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US Navy to halve fossil fuels by 2020

Feb 2, 2010 - Carbon Positive

The US Navy is to halve its use of fossil fuels by 2020 among a number of clean energy measures across the armed forces flagged in a major defence review paper released this week. On the way to the 2020 target, the Navy plans to deploy a “green” strike group by 2016 which will operate entirely without fossil fuels. It has already commissioned an electric-drive aircraft carrier, the USS Makin Island, and last year tested an F/A-18 fighter aircraft on a camelina-based biofuel blend.

The Quadrennial Defense Review lays out an extensive list of priorities that for the first time identifies the threats climate change and conventional energy pose for national security and the operational effectiveness of the Army, Navy, Air Force and Marines. An ambitious set of goals will see the US Department of Defense heavily involved in research and development of green fuel alternatives and energy efficiency.

The review says that “climate change will shape the operating environment, roles, and missions” the military will have to undertake, and may act as an accelerant of instability, conflict and natural disaster around the world to which it will have to respond. It acknowledges energy security as well as environmental adaptation and emissions mitigation as primary motivations for the switch to cleaner fuels and practices.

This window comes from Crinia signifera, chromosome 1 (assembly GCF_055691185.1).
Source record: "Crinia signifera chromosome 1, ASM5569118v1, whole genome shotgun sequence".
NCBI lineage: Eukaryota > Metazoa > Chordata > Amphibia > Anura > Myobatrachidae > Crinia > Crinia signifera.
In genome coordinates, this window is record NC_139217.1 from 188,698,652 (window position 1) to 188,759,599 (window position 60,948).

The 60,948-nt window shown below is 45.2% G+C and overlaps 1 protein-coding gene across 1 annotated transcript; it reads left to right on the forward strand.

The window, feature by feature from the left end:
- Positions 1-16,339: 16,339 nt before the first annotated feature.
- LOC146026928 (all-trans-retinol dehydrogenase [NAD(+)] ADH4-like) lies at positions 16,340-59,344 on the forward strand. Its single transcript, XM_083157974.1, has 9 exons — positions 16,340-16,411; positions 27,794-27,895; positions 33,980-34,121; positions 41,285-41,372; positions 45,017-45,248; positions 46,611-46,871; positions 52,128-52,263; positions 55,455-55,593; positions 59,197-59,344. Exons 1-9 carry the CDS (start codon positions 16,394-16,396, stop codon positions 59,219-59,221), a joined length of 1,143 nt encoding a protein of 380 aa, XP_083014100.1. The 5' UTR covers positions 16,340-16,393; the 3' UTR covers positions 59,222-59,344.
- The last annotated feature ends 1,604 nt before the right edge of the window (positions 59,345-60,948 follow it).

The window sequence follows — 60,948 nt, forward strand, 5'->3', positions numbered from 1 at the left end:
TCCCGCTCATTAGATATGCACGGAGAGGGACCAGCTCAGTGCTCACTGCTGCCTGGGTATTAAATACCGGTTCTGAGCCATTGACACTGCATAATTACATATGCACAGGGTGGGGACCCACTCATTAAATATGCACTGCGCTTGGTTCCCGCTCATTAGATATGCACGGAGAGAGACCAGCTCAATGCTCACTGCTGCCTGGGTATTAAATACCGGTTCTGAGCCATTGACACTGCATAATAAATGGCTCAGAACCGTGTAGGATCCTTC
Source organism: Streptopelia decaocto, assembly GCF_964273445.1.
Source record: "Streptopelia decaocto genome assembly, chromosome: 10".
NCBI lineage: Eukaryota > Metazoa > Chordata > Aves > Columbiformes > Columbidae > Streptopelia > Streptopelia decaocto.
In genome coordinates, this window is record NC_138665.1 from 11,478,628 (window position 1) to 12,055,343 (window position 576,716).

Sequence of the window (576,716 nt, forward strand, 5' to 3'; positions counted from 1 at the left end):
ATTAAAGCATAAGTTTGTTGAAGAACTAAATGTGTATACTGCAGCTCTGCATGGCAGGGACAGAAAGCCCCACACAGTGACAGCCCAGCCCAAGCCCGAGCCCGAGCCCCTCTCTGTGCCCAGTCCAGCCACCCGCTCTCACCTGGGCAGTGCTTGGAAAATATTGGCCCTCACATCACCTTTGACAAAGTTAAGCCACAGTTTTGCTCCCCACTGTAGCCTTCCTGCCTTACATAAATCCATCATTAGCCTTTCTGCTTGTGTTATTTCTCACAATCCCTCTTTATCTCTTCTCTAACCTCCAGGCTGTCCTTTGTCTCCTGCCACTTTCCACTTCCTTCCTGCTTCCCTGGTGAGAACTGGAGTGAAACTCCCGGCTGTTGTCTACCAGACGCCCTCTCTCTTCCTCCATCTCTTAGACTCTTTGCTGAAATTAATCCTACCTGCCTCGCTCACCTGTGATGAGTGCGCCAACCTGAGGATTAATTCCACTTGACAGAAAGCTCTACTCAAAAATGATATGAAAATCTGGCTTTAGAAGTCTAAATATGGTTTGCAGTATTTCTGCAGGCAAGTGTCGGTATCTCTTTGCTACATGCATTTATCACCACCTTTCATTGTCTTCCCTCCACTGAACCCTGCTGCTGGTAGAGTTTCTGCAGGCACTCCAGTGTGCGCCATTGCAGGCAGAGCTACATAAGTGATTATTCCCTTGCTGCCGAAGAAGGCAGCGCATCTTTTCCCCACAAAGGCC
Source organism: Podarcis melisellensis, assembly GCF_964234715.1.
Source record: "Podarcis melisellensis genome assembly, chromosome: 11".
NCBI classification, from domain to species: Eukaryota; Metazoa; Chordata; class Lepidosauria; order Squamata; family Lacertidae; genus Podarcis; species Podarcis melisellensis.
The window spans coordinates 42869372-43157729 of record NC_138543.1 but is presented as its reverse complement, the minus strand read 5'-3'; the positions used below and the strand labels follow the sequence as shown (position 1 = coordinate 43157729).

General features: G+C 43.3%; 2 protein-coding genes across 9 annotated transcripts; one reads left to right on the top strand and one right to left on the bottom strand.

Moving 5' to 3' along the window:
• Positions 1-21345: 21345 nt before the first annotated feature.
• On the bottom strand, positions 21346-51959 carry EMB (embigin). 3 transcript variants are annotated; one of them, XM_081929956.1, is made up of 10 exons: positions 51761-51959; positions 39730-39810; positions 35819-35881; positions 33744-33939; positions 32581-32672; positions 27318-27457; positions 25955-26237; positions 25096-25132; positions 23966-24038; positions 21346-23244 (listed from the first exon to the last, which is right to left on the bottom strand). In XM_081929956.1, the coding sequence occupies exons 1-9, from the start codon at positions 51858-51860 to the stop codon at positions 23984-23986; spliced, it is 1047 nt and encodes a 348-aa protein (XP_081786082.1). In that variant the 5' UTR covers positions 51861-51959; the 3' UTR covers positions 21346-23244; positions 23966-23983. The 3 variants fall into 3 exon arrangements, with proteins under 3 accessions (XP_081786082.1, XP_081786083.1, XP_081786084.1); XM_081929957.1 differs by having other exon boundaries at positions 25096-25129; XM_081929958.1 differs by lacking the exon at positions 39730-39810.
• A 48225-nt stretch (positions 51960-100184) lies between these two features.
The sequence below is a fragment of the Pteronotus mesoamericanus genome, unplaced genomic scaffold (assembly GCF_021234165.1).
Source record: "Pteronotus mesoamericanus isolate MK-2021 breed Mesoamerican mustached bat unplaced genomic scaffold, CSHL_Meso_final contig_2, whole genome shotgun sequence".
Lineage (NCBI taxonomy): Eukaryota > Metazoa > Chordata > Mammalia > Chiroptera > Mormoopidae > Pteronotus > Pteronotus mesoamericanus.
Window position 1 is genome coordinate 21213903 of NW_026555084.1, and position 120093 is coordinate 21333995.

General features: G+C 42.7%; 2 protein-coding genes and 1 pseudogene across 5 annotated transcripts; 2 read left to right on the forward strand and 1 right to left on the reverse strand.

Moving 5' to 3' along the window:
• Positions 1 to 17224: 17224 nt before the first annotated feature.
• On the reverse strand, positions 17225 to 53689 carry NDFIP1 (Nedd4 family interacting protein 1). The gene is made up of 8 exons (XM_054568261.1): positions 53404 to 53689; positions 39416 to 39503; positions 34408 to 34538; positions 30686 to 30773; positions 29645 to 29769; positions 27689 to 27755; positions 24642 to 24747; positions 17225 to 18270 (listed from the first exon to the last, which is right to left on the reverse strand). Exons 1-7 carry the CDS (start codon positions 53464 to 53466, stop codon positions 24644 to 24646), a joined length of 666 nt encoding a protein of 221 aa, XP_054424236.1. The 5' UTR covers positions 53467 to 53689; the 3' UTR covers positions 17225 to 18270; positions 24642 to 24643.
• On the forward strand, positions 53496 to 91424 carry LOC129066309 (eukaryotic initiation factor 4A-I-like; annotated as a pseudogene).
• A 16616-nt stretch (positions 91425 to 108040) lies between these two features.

“What it means is moving the American Navy both afloat and ashore off fossil fuels to the maximum extent possible,” the Secretary of the Navy, Ray Mabus, told Radio Australia last week at an international conference on naval security and hardware in Sydney. “We've got a goal in 10 years of half our energy coming from non-fossil fuel sources … alternative energy of various kinds,” Mabus said.

This will require substituting huge volumes of ship diesel and aviation fuel with biofuels as well as power from wind, solar and nuclear sources. Already 17 per cent of defence force energy needs comes from non-fossil fuels – but mainly nuclear.

Also by 2016, the Air Force will aim to “cost-competitively acquire 50 per cent of its domestic aviation fuel via an alternative fuel blend that is greener than conventional petroleum fuel”, the review states. The Army is in the midst of a significant transformation of its fleet, the report says, “including the current deployment of more than 500 hybrids and the acquisition of 4,000 low-speed electric vehicles at domestic installations to help cut fossil fuel usage”.


Updated: 2003/07/28